4 May 2020

Can an AI be an inventor?

UPDATE 04-05-2020: When we posted the article below, no statement had yet been made in the US as to whether an artificial intelligence could be considered the inventor of a patent application. The USPTO's decision was published yesterday, and the conclusion is clear: "a machine does not qualify as an inventor under the patent laws." The US patent office thus joins colleagues from Europe and the United Kingdom: DABUS is clever, but not an inventor from a legal point of view.

Article 23-01-2020:

Given the speed of today’s technological progress, inventions by an artificial intelligence (or AI) are well within the realm of the possible. However, the British Patent Office as well as the European Patent Office have already stated that an invention made by an artificial intelligence, no matter how smart, cannot be patented.

Questions regarding man’s capacity for intellectual creativity are not only an issue in the case of patents. In the world of intellectual property it is generally assumed that only humans have the intellectual capability to come up with ideas and creations that can enjoy legal protection. No matter how cute the selfies made by a monkey, he or she won’t be able to copyright them.

Things get complicated when we look at the legal ramifications of an invention made by an AI, because there are programmers and trainers behind an AI system. The work is usually done at the behest of a company, and when the AI creates something worthwhile or comes up with a clever idea, these companies would like to own the intellectual property rights over these ideas and creations.

Starting the debate
Patent attorney and professor of law Ryan Abbott believes that the law is lacking in this regard, and in collaboration with Stephen Thaler – the ‘father’ of the AI system DABUS (which, incidentally, is patented) – he decided to take the debate to another level. Together they got DABUS to come up with two inventions that were patentable. EP application 18275163.6 describes a food container with a fractal design, which allows the containers to be easily picked up by a robot and stacked in an interlocking way. EP application 18275174.3 concerns a system and method for attracting attention by means of light pulses. Related applications were filed in the US and the UK.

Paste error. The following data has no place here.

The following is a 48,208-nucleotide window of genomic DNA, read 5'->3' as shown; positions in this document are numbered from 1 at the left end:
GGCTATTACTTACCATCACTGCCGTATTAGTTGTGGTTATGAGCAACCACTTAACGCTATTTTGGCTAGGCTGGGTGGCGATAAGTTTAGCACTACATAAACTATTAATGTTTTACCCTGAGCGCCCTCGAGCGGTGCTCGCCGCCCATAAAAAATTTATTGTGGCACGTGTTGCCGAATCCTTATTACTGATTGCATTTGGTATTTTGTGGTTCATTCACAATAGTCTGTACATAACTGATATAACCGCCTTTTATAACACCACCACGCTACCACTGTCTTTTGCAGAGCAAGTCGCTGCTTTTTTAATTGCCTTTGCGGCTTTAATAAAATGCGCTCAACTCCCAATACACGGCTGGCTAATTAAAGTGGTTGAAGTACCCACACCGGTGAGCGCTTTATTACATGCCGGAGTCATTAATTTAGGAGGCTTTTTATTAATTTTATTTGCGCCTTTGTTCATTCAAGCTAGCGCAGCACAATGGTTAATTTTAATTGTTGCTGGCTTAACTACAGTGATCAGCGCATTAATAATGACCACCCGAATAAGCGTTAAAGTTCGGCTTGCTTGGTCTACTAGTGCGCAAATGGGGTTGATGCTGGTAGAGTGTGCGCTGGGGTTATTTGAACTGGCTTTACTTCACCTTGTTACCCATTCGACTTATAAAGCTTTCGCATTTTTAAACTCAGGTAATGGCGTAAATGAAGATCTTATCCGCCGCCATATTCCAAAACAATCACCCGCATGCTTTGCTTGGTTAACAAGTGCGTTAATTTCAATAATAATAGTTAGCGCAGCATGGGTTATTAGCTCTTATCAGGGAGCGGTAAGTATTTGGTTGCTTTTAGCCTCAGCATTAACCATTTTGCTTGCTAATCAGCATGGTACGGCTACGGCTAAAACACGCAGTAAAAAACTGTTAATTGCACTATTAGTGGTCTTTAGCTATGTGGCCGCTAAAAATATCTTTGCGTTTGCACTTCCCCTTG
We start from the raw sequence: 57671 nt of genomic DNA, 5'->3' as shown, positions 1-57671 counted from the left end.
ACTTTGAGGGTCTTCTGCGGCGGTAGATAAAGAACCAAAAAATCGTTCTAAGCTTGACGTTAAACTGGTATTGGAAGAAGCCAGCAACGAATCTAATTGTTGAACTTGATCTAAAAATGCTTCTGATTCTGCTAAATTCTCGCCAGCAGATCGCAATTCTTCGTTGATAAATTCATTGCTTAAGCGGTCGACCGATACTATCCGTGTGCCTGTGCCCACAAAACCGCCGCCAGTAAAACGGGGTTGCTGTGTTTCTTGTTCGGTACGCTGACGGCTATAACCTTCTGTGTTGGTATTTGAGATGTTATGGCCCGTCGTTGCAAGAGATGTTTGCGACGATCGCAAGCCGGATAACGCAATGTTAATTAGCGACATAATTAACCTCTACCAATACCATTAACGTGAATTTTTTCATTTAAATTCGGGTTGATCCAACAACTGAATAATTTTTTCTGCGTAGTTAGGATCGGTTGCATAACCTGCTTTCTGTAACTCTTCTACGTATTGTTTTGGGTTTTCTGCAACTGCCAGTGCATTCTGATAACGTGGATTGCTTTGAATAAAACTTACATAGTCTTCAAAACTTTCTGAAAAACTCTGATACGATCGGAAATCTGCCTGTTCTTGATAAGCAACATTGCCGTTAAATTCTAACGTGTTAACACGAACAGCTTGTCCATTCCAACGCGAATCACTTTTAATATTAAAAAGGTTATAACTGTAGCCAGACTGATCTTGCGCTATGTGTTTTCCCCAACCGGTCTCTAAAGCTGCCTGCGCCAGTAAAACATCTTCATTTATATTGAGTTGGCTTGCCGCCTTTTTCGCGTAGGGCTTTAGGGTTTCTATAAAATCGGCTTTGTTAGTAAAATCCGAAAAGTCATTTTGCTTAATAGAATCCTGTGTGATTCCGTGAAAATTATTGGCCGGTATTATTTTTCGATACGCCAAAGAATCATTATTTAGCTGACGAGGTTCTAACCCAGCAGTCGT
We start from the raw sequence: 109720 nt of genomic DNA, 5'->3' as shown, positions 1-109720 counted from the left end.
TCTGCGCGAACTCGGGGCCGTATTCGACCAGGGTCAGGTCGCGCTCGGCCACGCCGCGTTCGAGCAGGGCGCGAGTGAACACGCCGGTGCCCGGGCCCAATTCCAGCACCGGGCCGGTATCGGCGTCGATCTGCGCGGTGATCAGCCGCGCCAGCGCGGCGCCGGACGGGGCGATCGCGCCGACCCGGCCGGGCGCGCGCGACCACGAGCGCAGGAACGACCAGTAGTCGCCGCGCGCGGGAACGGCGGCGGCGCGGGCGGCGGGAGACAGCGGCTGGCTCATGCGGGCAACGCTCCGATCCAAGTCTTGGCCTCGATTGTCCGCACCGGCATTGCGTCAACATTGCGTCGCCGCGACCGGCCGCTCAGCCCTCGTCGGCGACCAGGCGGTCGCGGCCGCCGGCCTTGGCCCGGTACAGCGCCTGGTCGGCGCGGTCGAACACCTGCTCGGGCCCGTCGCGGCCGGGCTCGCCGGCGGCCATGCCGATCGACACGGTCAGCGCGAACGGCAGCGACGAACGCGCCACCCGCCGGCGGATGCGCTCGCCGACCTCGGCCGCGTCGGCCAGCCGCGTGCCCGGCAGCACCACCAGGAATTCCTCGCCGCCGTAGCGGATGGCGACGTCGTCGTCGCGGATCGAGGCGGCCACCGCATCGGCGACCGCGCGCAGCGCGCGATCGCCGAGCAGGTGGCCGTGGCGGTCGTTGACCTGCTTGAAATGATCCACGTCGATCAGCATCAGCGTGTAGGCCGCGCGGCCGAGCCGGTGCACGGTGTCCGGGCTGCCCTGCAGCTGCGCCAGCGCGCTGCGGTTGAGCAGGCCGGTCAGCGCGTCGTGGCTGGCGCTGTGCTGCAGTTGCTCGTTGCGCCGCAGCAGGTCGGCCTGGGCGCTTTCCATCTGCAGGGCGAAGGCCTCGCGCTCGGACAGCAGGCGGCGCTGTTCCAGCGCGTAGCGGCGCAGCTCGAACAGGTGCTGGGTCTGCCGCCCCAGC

As it happens, both applications were found to have at least one claim that was novel and inventive. And yet, both applications were refused in a joint session on 25 November 2019, because the designation of the inventor was found not to meet the requirements of Article 81 and Rule 19 of the European Patent Convention (EPC). The Convention does not explicitly state that the inventor must be a natural person, but as Rule 19 mentions the “family name” and “given names” of the inventor, this is strongly implied. The procedure in the UK came to a similar decision. In the US the procedure is still ongoing, and interested parties have been requested to provide written comments. This could signify that the USPTO is perhaps more willing to explore the patenting of AI inventions further. Historically, inventors occupy a particularly important position in US patent law, and until 2011 the inventor also had to be the applicant when filing a patent application. Given this history, the route now taken by the USPTO is all the more remarkable.

The decisions of the UK Patent Office and the EPO have been appealed, so it would seem matters are not yet settled there either. The issue will also be debated during the October 2020 meeting of the International Association for the Protection of Intellectual Property (AIPPI) in China. The question touches upon more than just patent law, but also concerns things like property law (since an AI cannot own something, can it transfer ownership?) and other aspects (is an AI in the employment of a company?). The creative efforts of artificial intelligence will therefore continue to occupy the IP world for some time. Maybe someone could train a neural network to work on this?